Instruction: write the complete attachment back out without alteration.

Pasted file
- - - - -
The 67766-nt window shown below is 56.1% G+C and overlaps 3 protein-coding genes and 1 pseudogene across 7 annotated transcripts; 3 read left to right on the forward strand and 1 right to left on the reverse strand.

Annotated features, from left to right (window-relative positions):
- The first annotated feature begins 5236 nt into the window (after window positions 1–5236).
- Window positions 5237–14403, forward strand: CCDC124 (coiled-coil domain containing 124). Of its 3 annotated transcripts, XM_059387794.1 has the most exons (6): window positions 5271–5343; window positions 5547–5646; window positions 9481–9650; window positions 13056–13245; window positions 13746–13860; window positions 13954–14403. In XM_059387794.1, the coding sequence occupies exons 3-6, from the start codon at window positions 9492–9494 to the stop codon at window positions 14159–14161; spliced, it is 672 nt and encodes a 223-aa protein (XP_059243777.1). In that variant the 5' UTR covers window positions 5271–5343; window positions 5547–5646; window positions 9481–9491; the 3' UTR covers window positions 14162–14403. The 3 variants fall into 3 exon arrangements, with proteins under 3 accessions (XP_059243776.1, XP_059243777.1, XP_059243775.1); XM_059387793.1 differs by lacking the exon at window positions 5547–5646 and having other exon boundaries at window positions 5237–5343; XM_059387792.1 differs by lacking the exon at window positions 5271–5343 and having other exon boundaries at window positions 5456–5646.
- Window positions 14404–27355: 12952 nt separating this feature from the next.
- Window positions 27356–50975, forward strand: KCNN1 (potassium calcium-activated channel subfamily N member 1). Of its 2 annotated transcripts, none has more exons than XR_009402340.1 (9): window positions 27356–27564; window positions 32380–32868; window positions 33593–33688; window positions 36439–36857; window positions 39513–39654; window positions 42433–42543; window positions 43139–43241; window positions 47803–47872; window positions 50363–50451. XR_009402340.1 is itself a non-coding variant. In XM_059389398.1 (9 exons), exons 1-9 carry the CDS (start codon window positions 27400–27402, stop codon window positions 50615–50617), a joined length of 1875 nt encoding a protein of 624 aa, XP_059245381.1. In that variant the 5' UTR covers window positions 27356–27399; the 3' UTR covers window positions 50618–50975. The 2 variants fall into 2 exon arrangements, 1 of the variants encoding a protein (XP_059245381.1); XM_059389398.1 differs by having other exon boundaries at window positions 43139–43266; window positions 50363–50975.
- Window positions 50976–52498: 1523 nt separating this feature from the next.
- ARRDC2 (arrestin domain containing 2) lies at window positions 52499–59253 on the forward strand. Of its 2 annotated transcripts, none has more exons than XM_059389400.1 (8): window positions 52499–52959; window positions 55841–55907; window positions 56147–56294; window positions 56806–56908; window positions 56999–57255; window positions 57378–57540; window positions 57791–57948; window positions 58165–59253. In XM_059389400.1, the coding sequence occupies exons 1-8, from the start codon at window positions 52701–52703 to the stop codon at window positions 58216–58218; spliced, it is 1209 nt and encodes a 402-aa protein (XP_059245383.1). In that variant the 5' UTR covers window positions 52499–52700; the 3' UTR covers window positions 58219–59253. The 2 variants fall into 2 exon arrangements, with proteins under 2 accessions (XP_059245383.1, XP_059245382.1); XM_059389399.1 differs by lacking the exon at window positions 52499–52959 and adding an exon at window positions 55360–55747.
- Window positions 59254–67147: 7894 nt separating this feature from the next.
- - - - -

The 67766-nt window shown below is 56.1% G+C and overlaps 3 protein-coding genes and 1 pseudogene across 7 annotated transcripts; 3 read left to right on the forward strand and 1 right to left on the reverse strand.

Annotated features, from left to right (window-relative positions):
- The first annotated feature begins 5236 nt into the window (after window positions 1–5236).
- Window positions 5237–14403, forward strand: CCDC124 (coiled-coil domain containing 124). Of its 3 annotated transcripts, XM_059387794.1 has the most exons (6): window positions 5271–5343; window positions 5547–5646; window positions 9481–9650; window positions 13056–13245; window positions 13746–13860; window positions 13954–14403. In XM_059387794.1, the coding sequence occupies exons 3-6, from the start codon at window positions 9492–9494 to the stop codon at window positions 14159–14161; spliced, it is 672 nt and encodes a 223-aa protein (XP_059243777.1). In that variant the 5' UTR covers window positions 5271–5343; window positions 5547–5646; window positions 9481–9491; the 3' UTR covers window positions 14162–14403. The 3 variants fall into 3 exon arrangements, with proteins under 3 accessions (XP_059243776.1, XP_059243777.1, XP_059243775.1); XM_059387793.1 differs by lacking the exon at window positions 5547–5646 and having other exon boundaries at window positions 5237–5343; XM_059387792.1 differs by lacking the exon at window positions 5271–5343 and having other exon boundaries at window positions 5456–5646.
- Window positions 14404–27355: 12952 nt separating this feature from the next.
- Window positions 27356–50975, forward strand: KCNN1 (potassium calcium-activated channel subfamily N member 1). Of its 2 annotated transcripts, none has more exons than XR_009402340.1 (9): window positions 27356–27564; window positions 32380–32868; window positions 33593–33688; window positions 36439–36857; window positions 39513–39654; window positions 42433–42543; window positions 43139–43241; window positions 47803–47872; window positions 50363–50451. XR_009402340.1 is itself a non-coding variant. In XM_059389398.1 (9 exons), exons 1-9 carry the CDS (start codon window positions 27400–27402, stop codon window positions 50615–50617), a joined length of 1875 nt encoding a protein of 624 aa, XP_059245381.1. In that variant the 5' UTR covers window positions 27356–27399; the 3' UTR covers window positions 50618–50975. The 2 variants fall into 2 exon arrangements, 1 of the variants encoding a protein (XP_059245381.1); XM_059389398.1 differs by having other exon boundaries at window positions 43139–43266; window positions 50363–50975.
- Window positions 50976–52498: 1523 nt separating this feature from the next.
- ARRDC2 (arrestin domain containing 2) lies at window positions 52499–59253 on the forward strand. Of its 2 annotated transcripts, none has more exons than XM_059389400.1 (8): window positions 52499–52959; window positions 55841–55907; window positions 56147–56294; window positions 56806–56908; window positions 56999–57255; window positions 57378–57540; window positions 57791–57948; window positions 58165–59253. In XM_059389400.1, the coding sequence occupies exons 1-8, from the start codon at window positions 52701–52703 to the stop codon at window positions 58216–58218; spliced, it is 1209 nt and encodes a 402-aa protein (XP_059245383.1). In that variant the 5' UTR covers window positions 52499–52700; the 3' UTR covers window positions 58219–59253. The 2 variants fall into 2 exon arrangements, with proteins under 2 accessions (XP_059245383.1, XP_059245382.1); XM_059389399.1 differs by lacking the exon at window positions 52499–52959 and adding an exon at window positions 55360–55747.
- Window positions 59254–67147: 7894 nt separating this feature from the next.